Unlike many other specialty retailers for teens, Gadzooks carried merchandise for both male and female teens to broaden its customer base. Overall, the stores maintained five categories of merchandise: young men, which accounted for 27.1 percent of sales in 1994; junior women, 24.9 percent of sales that year; unisex apparel, 21.7 percent of sales; accessories, 17.7 percent of sales; and footwear, 8.6 percent of sales. (The junior women, young men, and unisex categories traditionally accounted for three-quarters of the company’s sales; footwear and accessories made up the remaining quarter.) Without reliance on a single product category, this dynamic management of merchandise mix maximized sales and profits for the company. Executives also carefully monitored sales, so products matched buying patterns and trends.
All Gadzooks’s merchandise reportedly came from U.S. suppliers since overseas sources might take too long to deliver material, thus risking merchandise arriving after trends had passed. The company worked with 450 vendors to maintain 2,000 stock keeping units (SKUs) in its stores, including tops, jeans, shorts, junior dresses, swimwear, t-shirts, shoes, sunglasses, watches, and costume jewelry.
Thirdly, Gadzooks committed itself to outstanding customer service for its teen shoppers. The company developed a “Gaditude” through which a young sales staff created a positive peer environment for teens meeting and shopping. The company insisted on a high level of professional, attentive, and personalized customer service. Sales associates were instructed to greet each customer, inform customers of trends, and suggest merchandise to shoppers. Above all, sales staff treated teens like adult customers, not mall thugs.
Keeping with its youthful orientation, Gadzooks staffed its stores with young sales associates. Generally, sales and assistant store management staff were about 17 or 18 years old. In fact, all of Gadzooks’s employees were on the young side. The average age of employees working at the corporate headquarters in Dallas was 28 in 1996. Buyers were about 30 years old and all hired from within the Gadzooks organization except for the company’s original buyer. Throughout its history, Gadzooks invested heavily in its personnel and systems, providing career advancement opportunities for its sales staff and management levels. Szczepanski said in the Daily News Record: “I’m a firm believer that if you give a 21- or 24-year-old responsibility, they can handle it. They don’t have to wait all their lives to have the chance to have responsibility. Give it to them and they’ll take it and run with it. We’ve proven that for many years.”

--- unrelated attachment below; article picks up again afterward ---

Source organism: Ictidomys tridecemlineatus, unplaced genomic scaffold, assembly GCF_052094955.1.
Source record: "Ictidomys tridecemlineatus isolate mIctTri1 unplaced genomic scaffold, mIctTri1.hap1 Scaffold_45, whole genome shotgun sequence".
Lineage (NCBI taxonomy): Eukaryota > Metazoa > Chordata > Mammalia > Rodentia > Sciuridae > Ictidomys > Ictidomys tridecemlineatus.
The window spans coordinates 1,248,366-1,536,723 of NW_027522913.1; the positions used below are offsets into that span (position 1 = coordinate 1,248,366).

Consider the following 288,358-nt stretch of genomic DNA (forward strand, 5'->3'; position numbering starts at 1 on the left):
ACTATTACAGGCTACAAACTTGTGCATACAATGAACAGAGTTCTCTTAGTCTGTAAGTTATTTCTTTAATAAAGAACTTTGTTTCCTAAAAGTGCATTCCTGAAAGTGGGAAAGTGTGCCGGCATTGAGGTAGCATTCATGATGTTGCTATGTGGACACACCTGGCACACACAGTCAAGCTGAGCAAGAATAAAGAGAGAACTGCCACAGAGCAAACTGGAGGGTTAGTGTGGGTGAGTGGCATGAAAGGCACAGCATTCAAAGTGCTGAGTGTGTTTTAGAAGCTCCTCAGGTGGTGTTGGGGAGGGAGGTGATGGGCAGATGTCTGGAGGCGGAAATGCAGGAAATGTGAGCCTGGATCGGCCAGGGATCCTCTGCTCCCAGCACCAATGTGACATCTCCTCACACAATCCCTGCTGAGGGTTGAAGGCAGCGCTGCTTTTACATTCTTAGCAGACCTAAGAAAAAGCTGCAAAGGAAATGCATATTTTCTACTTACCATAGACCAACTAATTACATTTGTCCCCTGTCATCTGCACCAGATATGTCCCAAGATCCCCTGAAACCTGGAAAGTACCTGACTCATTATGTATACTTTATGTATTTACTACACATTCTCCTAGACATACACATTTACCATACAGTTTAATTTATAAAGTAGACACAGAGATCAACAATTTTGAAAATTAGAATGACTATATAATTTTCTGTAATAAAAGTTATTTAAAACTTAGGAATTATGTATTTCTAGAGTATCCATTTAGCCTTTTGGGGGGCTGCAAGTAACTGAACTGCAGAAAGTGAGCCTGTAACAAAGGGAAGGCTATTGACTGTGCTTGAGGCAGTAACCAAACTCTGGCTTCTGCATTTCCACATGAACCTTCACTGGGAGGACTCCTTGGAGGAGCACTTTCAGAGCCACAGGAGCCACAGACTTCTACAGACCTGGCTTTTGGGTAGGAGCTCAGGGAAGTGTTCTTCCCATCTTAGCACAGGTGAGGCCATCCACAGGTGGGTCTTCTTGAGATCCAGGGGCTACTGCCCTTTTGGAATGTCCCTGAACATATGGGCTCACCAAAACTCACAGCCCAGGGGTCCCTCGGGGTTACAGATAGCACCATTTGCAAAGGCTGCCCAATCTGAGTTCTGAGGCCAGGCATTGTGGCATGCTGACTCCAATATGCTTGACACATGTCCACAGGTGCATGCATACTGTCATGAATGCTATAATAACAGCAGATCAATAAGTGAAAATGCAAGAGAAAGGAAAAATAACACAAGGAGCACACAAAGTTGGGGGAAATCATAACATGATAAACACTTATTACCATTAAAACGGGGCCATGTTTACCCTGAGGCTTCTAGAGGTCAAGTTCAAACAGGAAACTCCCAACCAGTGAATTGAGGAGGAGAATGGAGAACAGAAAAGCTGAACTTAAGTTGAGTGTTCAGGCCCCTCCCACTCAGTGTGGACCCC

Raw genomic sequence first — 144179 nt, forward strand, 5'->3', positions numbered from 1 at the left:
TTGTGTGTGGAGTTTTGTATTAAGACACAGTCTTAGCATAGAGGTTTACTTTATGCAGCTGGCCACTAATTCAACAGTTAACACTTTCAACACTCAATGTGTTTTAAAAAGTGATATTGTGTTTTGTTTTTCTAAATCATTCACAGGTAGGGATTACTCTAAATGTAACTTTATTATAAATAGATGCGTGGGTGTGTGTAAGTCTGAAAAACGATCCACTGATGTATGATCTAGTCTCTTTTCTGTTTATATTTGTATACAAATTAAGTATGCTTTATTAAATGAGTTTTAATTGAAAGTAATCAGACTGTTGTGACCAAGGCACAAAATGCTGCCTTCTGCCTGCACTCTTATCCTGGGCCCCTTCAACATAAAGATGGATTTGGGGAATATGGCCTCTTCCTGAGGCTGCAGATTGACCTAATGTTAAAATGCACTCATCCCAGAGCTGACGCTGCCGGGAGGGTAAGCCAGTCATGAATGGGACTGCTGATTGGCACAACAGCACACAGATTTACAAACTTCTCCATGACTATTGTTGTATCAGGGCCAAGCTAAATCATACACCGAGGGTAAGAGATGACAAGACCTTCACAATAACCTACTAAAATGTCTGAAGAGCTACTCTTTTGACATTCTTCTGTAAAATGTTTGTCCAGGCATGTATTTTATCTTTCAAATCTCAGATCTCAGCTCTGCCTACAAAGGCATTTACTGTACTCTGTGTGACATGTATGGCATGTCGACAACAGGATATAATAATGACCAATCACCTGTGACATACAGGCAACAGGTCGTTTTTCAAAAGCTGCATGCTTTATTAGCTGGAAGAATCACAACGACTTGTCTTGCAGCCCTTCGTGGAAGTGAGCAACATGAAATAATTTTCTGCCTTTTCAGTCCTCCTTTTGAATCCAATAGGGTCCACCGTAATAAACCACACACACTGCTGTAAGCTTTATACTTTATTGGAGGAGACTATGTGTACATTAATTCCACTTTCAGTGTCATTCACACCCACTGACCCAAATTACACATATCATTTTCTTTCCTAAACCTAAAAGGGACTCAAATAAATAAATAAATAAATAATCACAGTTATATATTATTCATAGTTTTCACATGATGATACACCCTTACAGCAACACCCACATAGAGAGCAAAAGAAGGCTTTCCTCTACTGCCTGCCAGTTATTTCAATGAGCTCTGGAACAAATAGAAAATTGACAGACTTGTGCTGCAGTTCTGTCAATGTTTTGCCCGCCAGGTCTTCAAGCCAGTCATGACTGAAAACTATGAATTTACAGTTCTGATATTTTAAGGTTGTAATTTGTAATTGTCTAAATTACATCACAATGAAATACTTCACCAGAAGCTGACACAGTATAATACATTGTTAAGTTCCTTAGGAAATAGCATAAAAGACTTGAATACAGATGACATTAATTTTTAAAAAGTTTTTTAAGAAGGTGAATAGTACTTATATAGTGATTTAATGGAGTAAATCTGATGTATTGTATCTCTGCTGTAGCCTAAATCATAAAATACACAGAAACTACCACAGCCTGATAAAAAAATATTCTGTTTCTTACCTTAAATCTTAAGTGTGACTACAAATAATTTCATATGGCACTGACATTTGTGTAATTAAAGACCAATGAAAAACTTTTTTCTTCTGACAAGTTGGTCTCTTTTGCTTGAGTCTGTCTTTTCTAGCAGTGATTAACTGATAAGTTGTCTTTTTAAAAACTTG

Gadzooks also designed its stores to be interesting, entertaining, and attractive to teens. All stores featured neon lights, television monitors showing music videos, creative signs, and stylish fixtures, including a signature Volkswagen Beetle for displaying merchandise. “Gadzooks has been successful because of its attitude towards serving teenagers,” stated the company’s first ever annual report. “Our stores are high-energy, fun places to visit and show. We want our customers to feel like Gadzooks stores are theirs, so we give them a store filled with music, excitement, clothing and accessories, and the special service they deserve.” Parents liked the stores, too.
Fourthly, Gadzooks concentrated its stores in malls. Stores—each about 2,200 square feet—were opened seven days a week during normal mall hours. Maria Medaris, an analyst for Alex. Brown & Sons, explained the appeal of mall stores for retailers such as Gadzooks. “Malls,” she said in Investor’s Business Daily, “are still the one place where you can drop off your kids at age fourteen, and they won’t get into trouble.”